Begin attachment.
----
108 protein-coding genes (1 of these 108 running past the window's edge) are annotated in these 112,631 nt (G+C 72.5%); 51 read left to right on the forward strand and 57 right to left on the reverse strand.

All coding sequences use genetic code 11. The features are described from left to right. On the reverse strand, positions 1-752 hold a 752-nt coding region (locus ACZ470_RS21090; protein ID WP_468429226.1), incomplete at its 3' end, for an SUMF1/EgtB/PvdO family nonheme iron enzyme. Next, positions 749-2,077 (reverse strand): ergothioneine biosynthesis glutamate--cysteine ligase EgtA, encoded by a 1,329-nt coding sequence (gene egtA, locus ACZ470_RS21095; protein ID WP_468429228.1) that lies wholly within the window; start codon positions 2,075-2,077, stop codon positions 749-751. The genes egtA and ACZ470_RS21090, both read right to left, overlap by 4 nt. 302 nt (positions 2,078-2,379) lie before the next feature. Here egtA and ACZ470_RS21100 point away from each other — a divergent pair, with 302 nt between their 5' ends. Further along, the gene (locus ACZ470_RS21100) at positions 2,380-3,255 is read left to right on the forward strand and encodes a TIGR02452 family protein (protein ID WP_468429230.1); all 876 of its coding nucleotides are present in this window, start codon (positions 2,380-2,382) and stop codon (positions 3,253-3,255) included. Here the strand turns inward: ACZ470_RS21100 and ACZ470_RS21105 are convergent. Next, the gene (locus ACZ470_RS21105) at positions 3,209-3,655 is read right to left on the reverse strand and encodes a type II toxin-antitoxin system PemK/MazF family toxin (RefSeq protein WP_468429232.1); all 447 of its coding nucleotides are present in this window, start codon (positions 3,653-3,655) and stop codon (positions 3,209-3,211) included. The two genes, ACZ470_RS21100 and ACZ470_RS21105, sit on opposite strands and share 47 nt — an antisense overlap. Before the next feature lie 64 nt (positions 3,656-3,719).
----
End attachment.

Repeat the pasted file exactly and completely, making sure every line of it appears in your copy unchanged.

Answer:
108 protein-coding genes (1 of these 108 running past the window's edge) are annotated in these 112,631 nt (G+C 72.5%); 51 read left to right on the forward strand and 57 right to left on the reverse strand.

All coding sequences use genetic code 11. The features are described from left to right. On the reverse strand, positions 1-752 hold a 752-nt coding region (locus ACZ470_RS21090; protein ID WP_468429226.1), incomplete at its 3' end, for an SUMF1/EgtB/PvdO family nonheme iron enzyme. Next, positions 749-2,077 (reverse strand): ergothioneine biosynthesis glutamate--cysteine ligase EgtA, encoded by a 1,329-nt coding sequence (gene egtA, locus ACZ470_RS21095; protein ID WP_468429228.1) that lies wholly within the window; start codon positions 2,075-2,077, stop codon positions 749-751. The genes egtA and ACZ470_RS21090, both read right to left, overlap by 4 nt. 302 nt (positions 2,078-2,379) lie before the next feature. Here egtA and ACZ470_RS21100 point away from each other — a divergent pair, with 302 nt between their 5' ends. Further along, the gene (locus ACZ470_RS21100) at positions 2,380-3,255 is read left to right on the forward strand and encodes a TIGR02452 family protein (protein ID WP_468429230.1); all 876 of its coding nucleotides are present in this window, start codon (positions 2,380-2,382) and stop codon (positions 3,253-3,255) included. Here the strand turns inward: ACZ470_RS21100 and ACZ470_RS21105 are convergent. Next, the gene (locus ACZ470_RS21105) at positions 3,209-3,655 is read right to left on the reverse strand and encodes a type II toxin-antitoxin system PemK/MazF family toxin (RefSeq protein WP_468429232.1); all 447 of its coding nucleotides are present in this window, start codon (positions 3,653-3,655) and stop codon (positions 3,209-3,211) included. The two genes, ACZ470_RS21100 and ACZ470_RS21105, sit on opposite strands and share 47 nt — an antisense overlap. Before the next feature lie 64 nt (positions 3,656-3,719).